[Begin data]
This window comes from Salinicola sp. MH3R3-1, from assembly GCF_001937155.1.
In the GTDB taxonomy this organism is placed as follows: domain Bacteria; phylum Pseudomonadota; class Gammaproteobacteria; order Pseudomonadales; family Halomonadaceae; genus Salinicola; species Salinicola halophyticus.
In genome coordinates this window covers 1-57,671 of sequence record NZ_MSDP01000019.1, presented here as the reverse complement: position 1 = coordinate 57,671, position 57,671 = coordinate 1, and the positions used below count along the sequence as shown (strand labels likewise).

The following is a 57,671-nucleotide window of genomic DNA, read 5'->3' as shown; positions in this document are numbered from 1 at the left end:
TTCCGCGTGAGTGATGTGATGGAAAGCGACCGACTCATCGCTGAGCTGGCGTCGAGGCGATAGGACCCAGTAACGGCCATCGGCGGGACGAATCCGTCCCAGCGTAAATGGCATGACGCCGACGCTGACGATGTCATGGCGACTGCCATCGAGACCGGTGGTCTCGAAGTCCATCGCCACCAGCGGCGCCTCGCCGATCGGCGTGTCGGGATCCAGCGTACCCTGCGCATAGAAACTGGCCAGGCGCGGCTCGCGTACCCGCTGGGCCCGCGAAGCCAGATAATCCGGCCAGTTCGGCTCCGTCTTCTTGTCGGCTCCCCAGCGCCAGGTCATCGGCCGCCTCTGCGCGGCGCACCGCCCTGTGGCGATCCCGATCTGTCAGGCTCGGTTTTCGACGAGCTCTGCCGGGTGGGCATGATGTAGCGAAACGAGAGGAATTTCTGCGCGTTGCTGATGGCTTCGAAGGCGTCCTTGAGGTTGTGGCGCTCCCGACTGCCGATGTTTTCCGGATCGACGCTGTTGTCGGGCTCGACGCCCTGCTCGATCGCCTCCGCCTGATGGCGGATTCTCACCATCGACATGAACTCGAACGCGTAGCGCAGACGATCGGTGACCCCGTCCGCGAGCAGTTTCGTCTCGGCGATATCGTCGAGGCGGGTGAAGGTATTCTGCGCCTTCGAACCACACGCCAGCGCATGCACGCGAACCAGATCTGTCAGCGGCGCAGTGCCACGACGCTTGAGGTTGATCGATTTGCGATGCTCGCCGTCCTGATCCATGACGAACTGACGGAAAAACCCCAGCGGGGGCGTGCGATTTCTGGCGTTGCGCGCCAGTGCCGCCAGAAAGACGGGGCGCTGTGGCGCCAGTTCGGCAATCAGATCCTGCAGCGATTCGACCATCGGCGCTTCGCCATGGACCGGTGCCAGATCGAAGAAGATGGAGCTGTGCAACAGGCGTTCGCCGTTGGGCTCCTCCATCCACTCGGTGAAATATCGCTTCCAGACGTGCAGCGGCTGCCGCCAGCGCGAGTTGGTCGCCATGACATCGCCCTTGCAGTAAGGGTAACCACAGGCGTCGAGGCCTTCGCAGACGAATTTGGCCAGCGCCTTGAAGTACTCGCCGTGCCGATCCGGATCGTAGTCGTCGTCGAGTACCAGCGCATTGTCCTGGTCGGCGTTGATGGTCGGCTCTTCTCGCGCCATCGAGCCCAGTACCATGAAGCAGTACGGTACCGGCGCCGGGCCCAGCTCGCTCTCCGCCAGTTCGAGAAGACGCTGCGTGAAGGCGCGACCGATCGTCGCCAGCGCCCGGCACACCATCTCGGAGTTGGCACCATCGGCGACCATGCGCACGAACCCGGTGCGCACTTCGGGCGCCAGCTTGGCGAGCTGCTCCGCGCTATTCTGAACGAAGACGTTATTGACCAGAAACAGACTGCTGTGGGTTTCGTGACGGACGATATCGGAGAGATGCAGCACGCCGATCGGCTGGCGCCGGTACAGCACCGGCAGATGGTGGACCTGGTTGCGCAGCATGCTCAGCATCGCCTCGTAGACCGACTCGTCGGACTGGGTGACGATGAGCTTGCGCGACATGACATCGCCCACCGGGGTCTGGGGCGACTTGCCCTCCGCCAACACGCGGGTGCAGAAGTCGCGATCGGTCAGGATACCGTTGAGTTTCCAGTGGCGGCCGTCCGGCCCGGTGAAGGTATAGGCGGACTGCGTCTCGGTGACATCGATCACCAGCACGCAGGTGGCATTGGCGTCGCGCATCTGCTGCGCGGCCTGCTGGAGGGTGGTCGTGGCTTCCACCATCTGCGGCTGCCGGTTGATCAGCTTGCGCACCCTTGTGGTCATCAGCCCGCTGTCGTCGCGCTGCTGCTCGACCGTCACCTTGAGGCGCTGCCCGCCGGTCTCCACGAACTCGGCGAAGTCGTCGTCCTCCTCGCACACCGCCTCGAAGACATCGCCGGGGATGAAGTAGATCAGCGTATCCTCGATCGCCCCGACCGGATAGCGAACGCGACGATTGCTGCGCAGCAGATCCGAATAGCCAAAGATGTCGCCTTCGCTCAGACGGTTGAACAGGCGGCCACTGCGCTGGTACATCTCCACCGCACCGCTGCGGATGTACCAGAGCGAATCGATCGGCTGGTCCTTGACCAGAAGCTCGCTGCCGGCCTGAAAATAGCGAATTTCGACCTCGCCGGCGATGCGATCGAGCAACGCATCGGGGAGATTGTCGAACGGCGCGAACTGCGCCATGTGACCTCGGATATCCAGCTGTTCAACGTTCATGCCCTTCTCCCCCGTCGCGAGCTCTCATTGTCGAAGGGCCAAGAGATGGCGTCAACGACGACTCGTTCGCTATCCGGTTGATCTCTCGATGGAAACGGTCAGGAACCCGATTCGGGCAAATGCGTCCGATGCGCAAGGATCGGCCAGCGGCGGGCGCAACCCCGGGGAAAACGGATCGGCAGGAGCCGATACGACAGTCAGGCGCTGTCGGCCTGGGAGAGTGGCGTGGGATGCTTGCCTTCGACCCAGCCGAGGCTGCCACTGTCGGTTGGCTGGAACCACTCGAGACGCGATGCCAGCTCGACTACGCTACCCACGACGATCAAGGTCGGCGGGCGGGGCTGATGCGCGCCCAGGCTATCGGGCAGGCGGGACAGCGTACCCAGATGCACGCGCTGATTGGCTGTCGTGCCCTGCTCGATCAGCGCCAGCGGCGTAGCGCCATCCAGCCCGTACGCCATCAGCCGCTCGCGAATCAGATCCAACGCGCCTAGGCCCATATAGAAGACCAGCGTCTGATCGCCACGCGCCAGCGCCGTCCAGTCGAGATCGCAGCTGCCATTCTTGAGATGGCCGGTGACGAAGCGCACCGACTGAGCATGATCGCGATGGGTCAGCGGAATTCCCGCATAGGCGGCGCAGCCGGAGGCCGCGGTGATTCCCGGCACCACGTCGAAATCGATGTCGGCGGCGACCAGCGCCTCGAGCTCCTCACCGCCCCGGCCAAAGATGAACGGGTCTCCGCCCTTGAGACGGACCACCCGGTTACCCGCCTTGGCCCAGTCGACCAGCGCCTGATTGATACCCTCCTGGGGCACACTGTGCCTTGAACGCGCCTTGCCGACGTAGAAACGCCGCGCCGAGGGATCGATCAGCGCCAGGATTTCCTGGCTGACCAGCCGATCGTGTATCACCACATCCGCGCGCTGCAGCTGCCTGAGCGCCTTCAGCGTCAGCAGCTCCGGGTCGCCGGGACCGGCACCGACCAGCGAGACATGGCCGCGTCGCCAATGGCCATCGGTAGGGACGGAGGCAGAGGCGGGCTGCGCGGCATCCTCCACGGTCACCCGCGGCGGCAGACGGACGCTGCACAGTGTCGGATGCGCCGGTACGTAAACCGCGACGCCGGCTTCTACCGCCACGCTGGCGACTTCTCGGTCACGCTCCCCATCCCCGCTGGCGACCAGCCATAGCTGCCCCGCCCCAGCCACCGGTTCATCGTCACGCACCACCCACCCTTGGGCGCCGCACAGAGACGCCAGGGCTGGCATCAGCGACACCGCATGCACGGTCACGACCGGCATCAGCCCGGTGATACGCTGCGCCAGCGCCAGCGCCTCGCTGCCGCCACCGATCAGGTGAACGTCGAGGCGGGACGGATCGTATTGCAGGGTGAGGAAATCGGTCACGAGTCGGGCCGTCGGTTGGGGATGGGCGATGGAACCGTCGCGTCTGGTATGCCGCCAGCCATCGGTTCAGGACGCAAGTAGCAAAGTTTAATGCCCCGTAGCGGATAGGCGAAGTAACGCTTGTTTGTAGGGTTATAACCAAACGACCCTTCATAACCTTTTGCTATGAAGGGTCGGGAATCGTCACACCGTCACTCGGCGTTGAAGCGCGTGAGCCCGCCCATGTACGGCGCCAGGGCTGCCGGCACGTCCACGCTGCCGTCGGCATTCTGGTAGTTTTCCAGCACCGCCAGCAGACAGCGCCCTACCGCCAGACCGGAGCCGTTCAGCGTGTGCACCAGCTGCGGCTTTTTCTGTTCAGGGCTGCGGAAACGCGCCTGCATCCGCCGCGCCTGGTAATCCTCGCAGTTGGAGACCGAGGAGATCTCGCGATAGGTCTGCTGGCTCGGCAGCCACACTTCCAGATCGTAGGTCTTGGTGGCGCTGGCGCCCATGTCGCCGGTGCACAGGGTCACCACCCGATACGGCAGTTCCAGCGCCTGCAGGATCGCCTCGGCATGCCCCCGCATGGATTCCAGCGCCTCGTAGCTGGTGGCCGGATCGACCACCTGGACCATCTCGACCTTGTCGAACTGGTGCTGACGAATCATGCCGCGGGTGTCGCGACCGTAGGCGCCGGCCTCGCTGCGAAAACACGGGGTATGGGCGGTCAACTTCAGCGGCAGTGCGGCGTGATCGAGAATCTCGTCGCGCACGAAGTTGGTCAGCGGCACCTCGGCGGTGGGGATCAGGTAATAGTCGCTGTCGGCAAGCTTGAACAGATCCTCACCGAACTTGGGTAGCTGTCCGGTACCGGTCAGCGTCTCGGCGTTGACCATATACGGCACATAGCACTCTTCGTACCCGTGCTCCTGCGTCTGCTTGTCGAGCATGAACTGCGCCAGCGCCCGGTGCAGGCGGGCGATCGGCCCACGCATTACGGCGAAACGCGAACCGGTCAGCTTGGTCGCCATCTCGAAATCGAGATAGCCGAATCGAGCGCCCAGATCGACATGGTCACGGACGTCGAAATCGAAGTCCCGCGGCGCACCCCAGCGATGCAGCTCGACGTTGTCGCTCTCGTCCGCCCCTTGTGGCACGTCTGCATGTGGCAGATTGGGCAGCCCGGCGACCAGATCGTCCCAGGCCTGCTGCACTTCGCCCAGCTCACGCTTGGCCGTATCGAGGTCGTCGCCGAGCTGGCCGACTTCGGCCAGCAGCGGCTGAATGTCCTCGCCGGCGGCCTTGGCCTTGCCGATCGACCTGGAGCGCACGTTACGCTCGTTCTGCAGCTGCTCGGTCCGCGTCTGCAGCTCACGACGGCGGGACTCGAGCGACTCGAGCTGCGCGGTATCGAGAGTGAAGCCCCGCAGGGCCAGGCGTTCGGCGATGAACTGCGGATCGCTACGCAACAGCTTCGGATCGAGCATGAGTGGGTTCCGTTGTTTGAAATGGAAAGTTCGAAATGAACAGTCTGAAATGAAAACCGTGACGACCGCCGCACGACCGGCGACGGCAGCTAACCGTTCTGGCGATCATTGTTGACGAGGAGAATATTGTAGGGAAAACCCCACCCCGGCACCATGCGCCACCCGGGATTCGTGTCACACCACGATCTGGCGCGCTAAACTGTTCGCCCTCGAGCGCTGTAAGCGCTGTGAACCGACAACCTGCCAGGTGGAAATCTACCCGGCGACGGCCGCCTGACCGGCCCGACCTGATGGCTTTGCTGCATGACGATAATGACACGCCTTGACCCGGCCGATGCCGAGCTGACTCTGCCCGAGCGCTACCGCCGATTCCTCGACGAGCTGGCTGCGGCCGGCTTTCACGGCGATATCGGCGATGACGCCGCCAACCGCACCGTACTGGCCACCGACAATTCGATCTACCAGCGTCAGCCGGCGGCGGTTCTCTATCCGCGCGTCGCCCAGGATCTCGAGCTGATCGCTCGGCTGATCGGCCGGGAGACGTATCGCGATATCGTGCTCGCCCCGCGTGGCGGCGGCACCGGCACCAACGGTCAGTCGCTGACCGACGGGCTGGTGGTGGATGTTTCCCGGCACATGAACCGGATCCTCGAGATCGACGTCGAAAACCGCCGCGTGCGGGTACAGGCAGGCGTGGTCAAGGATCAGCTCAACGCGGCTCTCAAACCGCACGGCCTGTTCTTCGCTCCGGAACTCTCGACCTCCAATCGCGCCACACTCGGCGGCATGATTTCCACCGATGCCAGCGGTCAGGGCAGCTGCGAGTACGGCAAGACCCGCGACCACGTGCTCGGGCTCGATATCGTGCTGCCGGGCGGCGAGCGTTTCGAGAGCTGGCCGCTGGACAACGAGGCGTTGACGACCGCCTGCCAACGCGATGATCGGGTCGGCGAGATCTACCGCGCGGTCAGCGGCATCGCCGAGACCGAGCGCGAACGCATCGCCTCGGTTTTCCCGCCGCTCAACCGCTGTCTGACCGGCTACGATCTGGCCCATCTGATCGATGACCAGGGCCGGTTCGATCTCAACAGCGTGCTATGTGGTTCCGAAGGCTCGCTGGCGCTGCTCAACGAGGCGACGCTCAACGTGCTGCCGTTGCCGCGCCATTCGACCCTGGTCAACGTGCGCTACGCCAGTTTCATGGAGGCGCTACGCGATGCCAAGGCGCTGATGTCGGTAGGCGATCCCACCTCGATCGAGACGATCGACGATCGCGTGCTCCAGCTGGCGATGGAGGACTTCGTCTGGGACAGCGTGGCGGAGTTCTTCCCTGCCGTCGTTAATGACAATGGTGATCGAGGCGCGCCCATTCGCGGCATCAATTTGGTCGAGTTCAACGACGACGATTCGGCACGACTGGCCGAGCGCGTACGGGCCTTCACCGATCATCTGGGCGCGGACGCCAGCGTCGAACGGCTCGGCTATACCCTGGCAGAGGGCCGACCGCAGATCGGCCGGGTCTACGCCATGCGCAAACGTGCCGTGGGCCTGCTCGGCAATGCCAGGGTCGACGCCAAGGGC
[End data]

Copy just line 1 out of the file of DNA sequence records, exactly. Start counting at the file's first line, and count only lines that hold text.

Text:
This window comes from Salinicola sp. MH3R3-1, from assembly GCF_001937155.1.